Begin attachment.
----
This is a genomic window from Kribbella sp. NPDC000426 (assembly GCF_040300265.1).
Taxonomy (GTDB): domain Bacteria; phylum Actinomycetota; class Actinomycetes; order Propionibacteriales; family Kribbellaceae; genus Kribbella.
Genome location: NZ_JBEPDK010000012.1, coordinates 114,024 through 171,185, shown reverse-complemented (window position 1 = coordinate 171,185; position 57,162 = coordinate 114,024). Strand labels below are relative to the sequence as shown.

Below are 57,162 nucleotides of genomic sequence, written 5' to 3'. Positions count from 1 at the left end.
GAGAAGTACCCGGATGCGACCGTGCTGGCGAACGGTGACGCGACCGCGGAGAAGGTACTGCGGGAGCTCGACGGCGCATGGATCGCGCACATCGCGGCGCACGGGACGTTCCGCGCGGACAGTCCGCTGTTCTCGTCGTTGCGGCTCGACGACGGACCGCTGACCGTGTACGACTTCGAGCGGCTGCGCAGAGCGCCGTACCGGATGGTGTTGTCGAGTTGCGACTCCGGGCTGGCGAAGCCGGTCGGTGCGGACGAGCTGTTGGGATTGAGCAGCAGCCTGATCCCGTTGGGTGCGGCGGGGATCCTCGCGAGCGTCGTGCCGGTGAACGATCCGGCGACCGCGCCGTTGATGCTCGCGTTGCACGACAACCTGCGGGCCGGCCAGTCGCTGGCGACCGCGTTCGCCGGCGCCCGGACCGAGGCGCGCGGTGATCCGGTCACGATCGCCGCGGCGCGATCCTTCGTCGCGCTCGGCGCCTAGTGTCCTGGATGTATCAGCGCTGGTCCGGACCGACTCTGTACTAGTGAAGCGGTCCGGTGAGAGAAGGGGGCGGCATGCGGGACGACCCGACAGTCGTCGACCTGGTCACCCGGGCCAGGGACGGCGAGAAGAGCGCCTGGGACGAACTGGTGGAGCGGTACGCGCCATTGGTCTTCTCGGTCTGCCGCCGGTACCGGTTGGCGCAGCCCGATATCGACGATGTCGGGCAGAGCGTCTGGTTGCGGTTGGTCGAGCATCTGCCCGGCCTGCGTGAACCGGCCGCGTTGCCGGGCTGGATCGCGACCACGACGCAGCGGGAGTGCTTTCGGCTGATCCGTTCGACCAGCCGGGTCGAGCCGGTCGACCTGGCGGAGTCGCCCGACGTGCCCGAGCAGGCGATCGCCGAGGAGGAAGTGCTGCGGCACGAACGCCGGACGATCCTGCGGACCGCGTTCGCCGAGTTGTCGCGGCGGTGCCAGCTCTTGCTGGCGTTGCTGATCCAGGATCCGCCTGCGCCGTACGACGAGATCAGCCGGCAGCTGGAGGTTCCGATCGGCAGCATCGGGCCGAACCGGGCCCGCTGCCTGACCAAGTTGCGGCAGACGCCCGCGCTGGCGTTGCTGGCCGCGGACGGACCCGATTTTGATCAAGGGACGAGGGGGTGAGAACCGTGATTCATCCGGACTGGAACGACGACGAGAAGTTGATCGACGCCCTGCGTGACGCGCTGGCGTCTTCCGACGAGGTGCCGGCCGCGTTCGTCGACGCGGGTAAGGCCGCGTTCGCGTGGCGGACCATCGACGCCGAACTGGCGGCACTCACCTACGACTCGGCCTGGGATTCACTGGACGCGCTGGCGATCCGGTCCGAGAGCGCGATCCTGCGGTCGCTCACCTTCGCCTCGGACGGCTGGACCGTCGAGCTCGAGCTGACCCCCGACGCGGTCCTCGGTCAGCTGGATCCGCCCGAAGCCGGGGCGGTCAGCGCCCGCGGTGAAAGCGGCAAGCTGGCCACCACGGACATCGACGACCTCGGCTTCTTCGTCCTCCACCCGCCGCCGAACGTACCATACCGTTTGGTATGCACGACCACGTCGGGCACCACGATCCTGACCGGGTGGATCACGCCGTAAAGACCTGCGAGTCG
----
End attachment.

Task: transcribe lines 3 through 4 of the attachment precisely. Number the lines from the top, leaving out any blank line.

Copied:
Genome location: NZ_JBEPDK010000012.1, coordinates 114,024 through 171,185, shown reverse-complemented (window position 1 = coordinate 171,185; position 57,162 = coordinate 114,024). Strand labels below are relative to the sequence as shown.

Below are 57,162 nucleotides of genomic sequence, written 5' to 3'. Positions count from 1 at the left end.